A storm has been brewing at American universities in the past few years over what can be taught in the classroom. Critics have accused administrations of stifling faculty and overprotecting students by using a gender-discrimination law known as Title IX and by insisting on “trigger warnings” for potentially controversial material covered in the curriculum. The School of the Art Institute of Chicago (SAIC) is now at the centre of the storm, due to its treatment of Michael Bonesteel, an adjunct professor specialising in outsider art and comics who resigned this year after two Title IX complaints were filed by transgender students.
In his June resignation letter, Bonesteel told the dean that the atmosphere at the school “feels more like a police state than a place where academic freedom and the open exchange of ideas is valued.” And this month, the Chronicle of Higher Education published a deeply reported, blow-by-blow account of the situation, prompting a string of comments online blasting SAIC for its “weak-kneed administration coddling self-righteous students” and a culture of “political correctness run amok”.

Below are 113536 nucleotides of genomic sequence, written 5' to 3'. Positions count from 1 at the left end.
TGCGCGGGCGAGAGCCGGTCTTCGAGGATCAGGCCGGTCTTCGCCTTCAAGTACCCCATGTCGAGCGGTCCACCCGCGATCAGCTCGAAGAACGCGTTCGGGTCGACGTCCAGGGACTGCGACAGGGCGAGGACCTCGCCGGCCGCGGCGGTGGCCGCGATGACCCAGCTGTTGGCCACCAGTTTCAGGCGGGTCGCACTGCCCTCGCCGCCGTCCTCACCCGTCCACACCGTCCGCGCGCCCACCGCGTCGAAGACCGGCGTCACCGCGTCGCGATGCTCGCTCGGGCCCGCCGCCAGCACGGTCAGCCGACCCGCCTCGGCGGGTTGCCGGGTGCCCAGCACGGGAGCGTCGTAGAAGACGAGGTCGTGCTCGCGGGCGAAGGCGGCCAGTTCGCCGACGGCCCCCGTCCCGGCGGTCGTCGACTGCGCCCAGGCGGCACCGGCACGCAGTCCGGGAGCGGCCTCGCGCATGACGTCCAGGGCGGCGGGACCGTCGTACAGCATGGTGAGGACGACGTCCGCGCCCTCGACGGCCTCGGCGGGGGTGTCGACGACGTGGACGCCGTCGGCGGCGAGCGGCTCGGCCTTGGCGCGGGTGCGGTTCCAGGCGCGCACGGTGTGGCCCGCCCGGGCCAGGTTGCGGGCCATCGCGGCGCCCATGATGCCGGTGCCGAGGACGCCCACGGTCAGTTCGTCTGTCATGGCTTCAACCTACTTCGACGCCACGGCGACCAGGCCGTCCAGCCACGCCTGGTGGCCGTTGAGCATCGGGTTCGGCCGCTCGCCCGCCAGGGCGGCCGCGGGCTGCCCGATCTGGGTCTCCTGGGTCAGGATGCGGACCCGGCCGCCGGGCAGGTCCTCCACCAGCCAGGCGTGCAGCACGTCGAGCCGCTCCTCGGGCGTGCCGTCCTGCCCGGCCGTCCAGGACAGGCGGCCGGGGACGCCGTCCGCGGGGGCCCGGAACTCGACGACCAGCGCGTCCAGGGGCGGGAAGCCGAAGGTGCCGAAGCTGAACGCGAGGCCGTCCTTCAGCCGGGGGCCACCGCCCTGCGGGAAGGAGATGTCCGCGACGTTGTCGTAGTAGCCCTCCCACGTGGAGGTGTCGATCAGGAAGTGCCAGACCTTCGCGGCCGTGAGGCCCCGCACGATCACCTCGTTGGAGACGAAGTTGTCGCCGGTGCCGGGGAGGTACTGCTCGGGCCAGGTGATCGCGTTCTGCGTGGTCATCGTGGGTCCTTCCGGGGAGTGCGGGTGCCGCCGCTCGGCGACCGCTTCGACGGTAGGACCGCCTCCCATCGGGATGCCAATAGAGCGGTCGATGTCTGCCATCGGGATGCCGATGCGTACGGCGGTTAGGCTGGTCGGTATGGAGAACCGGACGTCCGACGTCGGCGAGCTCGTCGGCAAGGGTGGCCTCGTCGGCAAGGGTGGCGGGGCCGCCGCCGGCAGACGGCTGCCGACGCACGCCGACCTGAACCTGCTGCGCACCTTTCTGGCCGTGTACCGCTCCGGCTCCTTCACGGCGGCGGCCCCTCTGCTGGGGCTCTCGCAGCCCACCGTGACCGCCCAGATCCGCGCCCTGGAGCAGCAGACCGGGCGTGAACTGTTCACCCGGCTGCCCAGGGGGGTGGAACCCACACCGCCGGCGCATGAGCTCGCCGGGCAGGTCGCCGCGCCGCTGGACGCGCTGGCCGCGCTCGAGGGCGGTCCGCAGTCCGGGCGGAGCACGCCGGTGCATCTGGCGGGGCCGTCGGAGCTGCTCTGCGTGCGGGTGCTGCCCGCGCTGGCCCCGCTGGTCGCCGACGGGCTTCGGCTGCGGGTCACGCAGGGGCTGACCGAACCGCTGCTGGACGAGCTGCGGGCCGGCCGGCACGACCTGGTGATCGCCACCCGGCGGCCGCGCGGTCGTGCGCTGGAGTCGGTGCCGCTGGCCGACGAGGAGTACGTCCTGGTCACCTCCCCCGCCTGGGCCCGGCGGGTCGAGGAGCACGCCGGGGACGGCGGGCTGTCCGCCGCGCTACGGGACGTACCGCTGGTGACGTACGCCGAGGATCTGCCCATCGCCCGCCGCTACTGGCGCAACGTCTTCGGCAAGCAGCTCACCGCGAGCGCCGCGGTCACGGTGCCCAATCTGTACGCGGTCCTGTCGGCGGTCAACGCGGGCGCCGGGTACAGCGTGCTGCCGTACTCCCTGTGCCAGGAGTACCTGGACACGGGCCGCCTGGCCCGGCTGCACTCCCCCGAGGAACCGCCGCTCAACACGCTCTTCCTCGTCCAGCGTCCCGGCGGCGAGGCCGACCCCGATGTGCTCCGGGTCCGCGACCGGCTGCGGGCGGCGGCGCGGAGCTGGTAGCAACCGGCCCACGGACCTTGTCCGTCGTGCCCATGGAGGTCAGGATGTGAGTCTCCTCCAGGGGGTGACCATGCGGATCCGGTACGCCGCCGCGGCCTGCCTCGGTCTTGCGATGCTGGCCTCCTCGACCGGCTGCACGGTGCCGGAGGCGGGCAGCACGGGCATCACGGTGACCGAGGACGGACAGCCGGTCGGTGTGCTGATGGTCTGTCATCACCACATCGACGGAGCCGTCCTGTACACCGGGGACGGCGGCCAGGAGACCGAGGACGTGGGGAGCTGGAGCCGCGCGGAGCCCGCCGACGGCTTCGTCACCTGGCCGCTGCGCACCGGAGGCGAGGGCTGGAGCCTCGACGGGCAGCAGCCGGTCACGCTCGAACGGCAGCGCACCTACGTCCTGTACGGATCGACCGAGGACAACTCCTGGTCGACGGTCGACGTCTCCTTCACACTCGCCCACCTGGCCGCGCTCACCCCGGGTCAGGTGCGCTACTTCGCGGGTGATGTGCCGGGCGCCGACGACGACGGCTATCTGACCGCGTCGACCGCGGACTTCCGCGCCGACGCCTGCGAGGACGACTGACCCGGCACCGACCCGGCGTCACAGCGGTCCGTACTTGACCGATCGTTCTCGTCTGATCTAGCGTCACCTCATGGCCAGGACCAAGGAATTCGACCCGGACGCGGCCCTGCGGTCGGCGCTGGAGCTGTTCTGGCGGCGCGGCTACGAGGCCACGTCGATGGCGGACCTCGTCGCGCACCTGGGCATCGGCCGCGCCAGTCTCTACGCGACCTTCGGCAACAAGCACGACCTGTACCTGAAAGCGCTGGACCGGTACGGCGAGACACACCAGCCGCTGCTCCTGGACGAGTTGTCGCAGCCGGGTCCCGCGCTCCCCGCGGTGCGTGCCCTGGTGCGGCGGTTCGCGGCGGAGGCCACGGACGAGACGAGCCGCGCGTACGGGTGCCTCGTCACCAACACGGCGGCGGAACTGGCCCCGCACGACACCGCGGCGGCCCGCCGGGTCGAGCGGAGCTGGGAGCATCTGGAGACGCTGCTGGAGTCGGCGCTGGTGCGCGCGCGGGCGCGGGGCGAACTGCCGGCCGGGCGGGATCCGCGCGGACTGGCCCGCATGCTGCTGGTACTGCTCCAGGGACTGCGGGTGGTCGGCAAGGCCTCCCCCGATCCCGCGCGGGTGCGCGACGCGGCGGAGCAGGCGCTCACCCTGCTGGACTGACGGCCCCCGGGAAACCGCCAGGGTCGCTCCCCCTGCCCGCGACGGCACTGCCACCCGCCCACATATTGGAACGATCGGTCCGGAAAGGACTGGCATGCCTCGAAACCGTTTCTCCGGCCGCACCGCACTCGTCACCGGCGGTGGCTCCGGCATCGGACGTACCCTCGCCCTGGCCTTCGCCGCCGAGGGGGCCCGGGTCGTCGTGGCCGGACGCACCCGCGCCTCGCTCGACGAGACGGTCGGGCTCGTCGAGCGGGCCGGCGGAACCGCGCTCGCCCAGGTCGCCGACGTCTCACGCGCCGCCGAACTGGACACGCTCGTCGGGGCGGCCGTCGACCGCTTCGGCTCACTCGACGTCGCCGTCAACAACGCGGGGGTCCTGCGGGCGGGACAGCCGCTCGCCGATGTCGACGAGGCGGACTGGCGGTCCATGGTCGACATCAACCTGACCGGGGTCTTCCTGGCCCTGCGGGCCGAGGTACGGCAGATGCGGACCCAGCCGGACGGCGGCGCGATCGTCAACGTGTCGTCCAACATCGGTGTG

Laura Kipnis, whose new book Unwanted Advances: Sexual Paranoia Comes to Campus exposes the recklessness and capriciousness of Title IX investigations, has also weighed in on Twitter, faulting the SAIC for “jawdropping cowardice”. “Censoring speech at an art school! Duchamp reels in grave,” she tweeted, adding a suggestion that SAIC donors “think twice abt their next check.” (The school is close to completing a $50m capital campaign to increase resources such as scholarships.) Read More